A palindrome, as you likely know, is a word or phrase that reads the same backward and forward (KAYAK, ROTATOR, CIVIC). The word literally means “a running back,” or “a running again” from the Greek palin, meaning “back, again,” and dromos, meaning “a running.
Dromos is also the source of “dromedary,” a one-humped camel known for its speed. The Greek name was dromas kamelos, literally “a running camel.”
A word that spells another, different word when spelled backward (BONK :: KNOB) is known as a heteropalindrome (“a different running back,” from hetero- “different”), or an anadrome, which mashes together the ana- prefix from “anagram” and the ending of “palindrome.”
Although “anadrome” is a little more fun to say, etymologically speaking, “heteropalindrome” is a more accurate term. “Anadrome” and “palindrome” mean more or less the same thing because the prefix ana– also means “back” or “backwards.”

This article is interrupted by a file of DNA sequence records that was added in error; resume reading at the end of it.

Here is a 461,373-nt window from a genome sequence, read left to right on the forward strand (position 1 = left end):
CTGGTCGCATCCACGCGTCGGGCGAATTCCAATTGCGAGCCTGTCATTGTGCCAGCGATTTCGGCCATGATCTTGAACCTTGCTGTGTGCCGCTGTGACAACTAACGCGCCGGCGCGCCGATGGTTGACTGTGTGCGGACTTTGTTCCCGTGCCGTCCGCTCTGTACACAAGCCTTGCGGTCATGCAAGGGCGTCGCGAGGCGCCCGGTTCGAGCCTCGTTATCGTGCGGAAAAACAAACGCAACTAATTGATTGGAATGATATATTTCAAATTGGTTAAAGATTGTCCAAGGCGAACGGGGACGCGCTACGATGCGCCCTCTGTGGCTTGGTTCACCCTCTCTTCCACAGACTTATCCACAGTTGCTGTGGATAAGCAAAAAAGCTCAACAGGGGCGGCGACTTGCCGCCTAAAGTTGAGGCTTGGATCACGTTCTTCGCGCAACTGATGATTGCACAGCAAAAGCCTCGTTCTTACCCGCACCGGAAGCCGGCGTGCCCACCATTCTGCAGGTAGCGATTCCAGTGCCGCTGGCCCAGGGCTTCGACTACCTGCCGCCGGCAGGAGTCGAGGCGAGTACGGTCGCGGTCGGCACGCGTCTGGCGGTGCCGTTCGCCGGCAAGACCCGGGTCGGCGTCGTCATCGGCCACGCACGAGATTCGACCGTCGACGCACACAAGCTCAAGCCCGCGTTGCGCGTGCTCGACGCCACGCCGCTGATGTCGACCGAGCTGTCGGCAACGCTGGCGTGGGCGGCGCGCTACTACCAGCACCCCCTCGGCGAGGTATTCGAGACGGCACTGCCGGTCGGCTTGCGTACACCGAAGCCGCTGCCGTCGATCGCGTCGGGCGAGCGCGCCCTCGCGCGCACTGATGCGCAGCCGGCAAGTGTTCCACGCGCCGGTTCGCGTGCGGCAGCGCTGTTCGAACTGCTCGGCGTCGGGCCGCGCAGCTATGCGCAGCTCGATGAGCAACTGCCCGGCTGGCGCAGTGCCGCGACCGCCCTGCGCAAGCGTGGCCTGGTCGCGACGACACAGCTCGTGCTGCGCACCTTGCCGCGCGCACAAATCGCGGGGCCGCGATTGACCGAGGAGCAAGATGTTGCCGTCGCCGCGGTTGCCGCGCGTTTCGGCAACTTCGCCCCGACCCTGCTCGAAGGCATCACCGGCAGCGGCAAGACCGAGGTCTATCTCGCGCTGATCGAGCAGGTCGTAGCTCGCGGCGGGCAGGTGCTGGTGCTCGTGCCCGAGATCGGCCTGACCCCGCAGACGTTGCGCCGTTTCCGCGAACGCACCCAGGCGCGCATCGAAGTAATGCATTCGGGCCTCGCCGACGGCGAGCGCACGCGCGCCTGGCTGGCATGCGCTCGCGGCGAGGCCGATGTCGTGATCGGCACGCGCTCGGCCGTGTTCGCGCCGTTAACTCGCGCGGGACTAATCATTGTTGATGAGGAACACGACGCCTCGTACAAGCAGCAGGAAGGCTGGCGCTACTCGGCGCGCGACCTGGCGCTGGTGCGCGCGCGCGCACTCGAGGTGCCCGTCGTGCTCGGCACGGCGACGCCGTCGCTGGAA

Then again, the word “anagram” itself doesn’t quite encompass what it means because it literally means “backward letter,” and as we know, anagrams are words whose letters can be rearranged to spell other words.
One form of anagramming used in Ancient Greece and in the Middle Ages was called themuru, supposedly meaning “changing.” The practice themuru, or anagramming names, is said to have been used to find hidden meanings in them. For example, Cabalists rearranged the Hebrew letters of the word “Messiah” to find the meaning “he shall rejoice.” These were often a bit labored and used to justify religious beliefs and even misogyny.
Anagrams as a witty game have been popular in Latin and English. For example:
Quid est veritas? (What is truth?) <—> Est vir qui adest (It is the man who is here)
William Shakespeare <—> I am a weakish speller
anagrams <—> Ars magna (“the great art” in Latin)
As have antigrams, in which the result is the opposite or an ironic take on the subject (the word being rearranged):
funeral <—> real fun
a volunteer fireman <—> I never run to a flame
evangelist <—> evil’s agent